Old quarrels threaten new gains in climate change fight

December 6th, 2010 - 3:45 pm ICT by IANS  

By Joydeep Gupta
Cancun (Mexico), Dec 6 (IANS) Old arguments between industrialised and developing countries threaten to derail new gains in the attempt to tackle global warming as the annual UN climate conference enters its final week.

There has been significant progress at this beach resort last week on how to reduce deforestation and how to provide green technologies to developing countries. There has also been some progress on setting up a fund to help poor countries tackle the effects of climate change, though the fund still has no money, and these countries are already facing reduced farm output, more frequent and more severe droughts, floods and storms and a rising sea, all effects of global warming, according to scientists.

But with key industrialised countries declaring they will not commit to reduce their greenhouse gas (GHG) emissions after 2012 under the Kyoto Protocol and with developing countries adamant on this, there is a rising fear among delegates of 192 countries gathered here that all the advances will be blocked again, as they were at the Copenhagen summit last year. Emissions of GHG - mainly carbon dioxide - are causing climate change.

Environment Minister Jairam Ramesh met his counterparts from the BASIC (Brazil, South Africa, India, China) countries here Sunday and told IANS after the meeting that the group had “three non-negotiables - a clear and categorical statement on the second commitment period (post 2012) under the Kyoto Protocol; disbursement of fast-start finance on a significant scale by mid-2011; and some mechanism to keep the dialogue on intellectual property rights (IPR) going. We know we won’t solve that problem here, but we need to keep discussing it.”

The second point Ramesh was referring to is the partial failure of rich countries to keep a key Copenhagen promise - to give poor countries $30 billion between 2010 and 2012 to help tackle climate change. Just after his arrival here, he had declared his unhappiness because the US has so far committed “only $1.8 billion”. The European Union has committed 7.2 billion Euro over the three-year period, but 48 percent of that is in loans, and EU climate chief Connie Hedegaard’s clarification that these are “concessional one percent loans” has failed to appease governments in many poor countries.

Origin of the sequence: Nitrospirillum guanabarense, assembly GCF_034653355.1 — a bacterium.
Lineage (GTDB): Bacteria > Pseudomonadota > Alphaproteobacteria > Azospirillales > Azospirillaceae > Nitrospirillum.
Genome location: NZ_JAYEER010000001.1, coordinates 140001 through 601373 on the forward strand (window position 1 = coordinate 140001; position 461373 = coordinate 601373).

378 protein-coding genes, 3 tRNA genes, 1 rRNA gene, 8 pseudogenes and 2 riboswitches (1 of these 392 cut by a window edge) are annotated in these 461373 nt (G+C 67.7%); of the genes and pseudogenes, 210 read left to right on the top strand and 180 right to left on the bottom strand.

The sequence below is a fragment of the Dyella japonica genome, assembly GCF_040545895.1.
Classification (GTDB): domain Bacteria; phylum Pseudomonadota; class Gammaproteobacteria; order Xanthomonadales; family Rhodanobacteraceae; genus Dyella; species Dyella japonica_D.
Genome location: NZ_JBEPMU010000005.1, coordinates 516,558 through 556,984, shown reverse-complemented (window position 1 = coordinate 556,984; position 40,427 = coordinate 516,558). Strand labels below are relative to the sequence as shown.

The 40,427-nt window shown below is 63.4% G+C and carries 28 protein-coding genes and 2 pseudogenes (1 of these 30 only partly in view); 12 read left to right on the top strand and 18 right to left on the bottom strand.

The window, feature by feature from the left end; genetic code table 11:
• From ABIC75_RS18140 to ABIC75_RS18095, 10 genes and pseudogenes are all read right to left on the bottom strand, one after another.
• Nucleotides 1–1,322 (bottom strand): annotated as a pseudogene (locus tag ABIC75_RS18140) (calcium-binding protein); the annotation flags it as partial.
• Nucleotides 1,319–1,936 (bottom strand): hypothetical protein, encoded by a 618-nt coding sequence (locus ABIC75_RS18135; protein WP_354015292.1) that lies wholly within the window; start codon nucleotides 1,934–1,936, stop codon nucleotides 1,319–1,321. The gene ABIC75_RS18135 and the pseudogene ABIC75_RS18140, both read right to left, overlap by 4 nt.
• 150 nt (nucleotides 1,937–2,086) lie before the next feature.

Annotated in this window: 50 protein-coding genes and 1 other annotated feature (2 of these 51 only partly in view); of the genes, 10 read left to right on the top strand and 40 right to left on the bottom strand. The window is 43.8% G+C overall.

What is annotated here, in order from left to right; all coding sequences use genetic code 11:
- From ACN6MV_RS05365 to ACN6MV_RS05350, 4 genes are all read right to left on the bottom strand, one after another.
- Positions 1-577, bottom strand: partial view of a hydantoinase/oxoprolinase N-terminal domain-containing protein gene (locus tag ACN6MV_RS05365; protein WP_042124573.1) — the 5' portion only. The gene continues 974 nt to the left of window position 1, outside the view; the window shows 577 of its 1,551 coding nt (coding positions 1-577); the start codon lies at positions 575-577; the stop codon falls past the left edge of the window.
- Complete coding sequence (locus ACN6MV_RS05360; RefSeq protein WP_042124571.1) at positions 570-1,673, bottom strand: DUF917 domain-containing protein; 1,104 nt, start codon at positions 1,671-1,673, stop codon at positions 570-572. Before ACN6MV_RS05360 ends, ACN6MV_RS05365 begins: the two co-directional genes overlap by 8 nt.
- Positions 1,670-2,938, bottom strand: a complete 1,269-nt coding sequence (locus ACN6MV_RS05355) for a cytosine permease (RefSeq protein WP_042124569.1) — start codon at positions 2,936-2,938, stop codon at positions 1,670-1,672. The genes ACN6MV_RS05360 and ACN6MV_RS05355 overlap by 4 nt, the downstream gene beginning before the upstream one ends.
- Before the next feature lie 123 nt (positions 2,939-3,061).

The IPR issue has been holding up transfer of green technologies, but negotiators here have kept that aside and moved to form a mechanism by which non-patented technologies can be distributed to poor countries from a series of research laboratories around the world, including in India. This agreement and the one on forestry are ready, but they await the breaking of the logjam on the Kyoto Protocol and the rich countries’ insistence that the actions taken by developing countries to move to a low-carbon economy must be “measurable, reportable and verifiable” (MRV).

For months, this has been stoutly opposed by developing countries, led by China, on the grounds that it impinges on sovereignty. India has recently proposed that this MRV be done by “international consultation and analysis” (ICA) rather than by any one country. This proposal has been welcomed by the US and the EU, and after a meeting with China’s Vice Minister for the National Development and Reform Commission Xie Zhenhua, Ramesh confirmed Sunday that it had the support of the Chinese government.

But large emerging economies Brazil and South Africa are still unsure about it, while the chief US negotiator Todd Stern has declared “transparency is an integral part of the balanced outcome” his government is looking for, and without which it will not make any commitment on anything. So apart from the Kyoto Protocol, MRV-ICA may be the second rock on which agreement at this summit founders.

Host government Mexico is trying to build on the advances. Its Foreign Minister Patricia Espinosa said Sunday: “The advances should be seen as a positive sign for the conference as a whole. I urge all Parties (countries) to sustain this spirit and bring all outstanding issues to a successful conclusion by the end of the Cancun climate change conference, to reach a balanced agreement that will take the world into a new era of cooperative and increasingly ambitious action on climate change.”

Observers are worried that even if there is an agreement here, it will be too weak to tackle climate change effectively. A spokesperson of the international NGO Greenpeace pointed out that nothing had been done to bridge the gap between current emission reduction pledges and what is needed to keep global temperature rise below two degrees Celsius.

A report released by the UN Environment Programme last week has warned that global emissions must peak before 2020 and then fall if the world has to have any chance of staying within the two-degree limit. Scientists say any increase above two degrees will lead to such serious impacts they are not even able to predict them accurately.

(Joydeep Gupta can be reached at joydeepgupta1@gmail.com)

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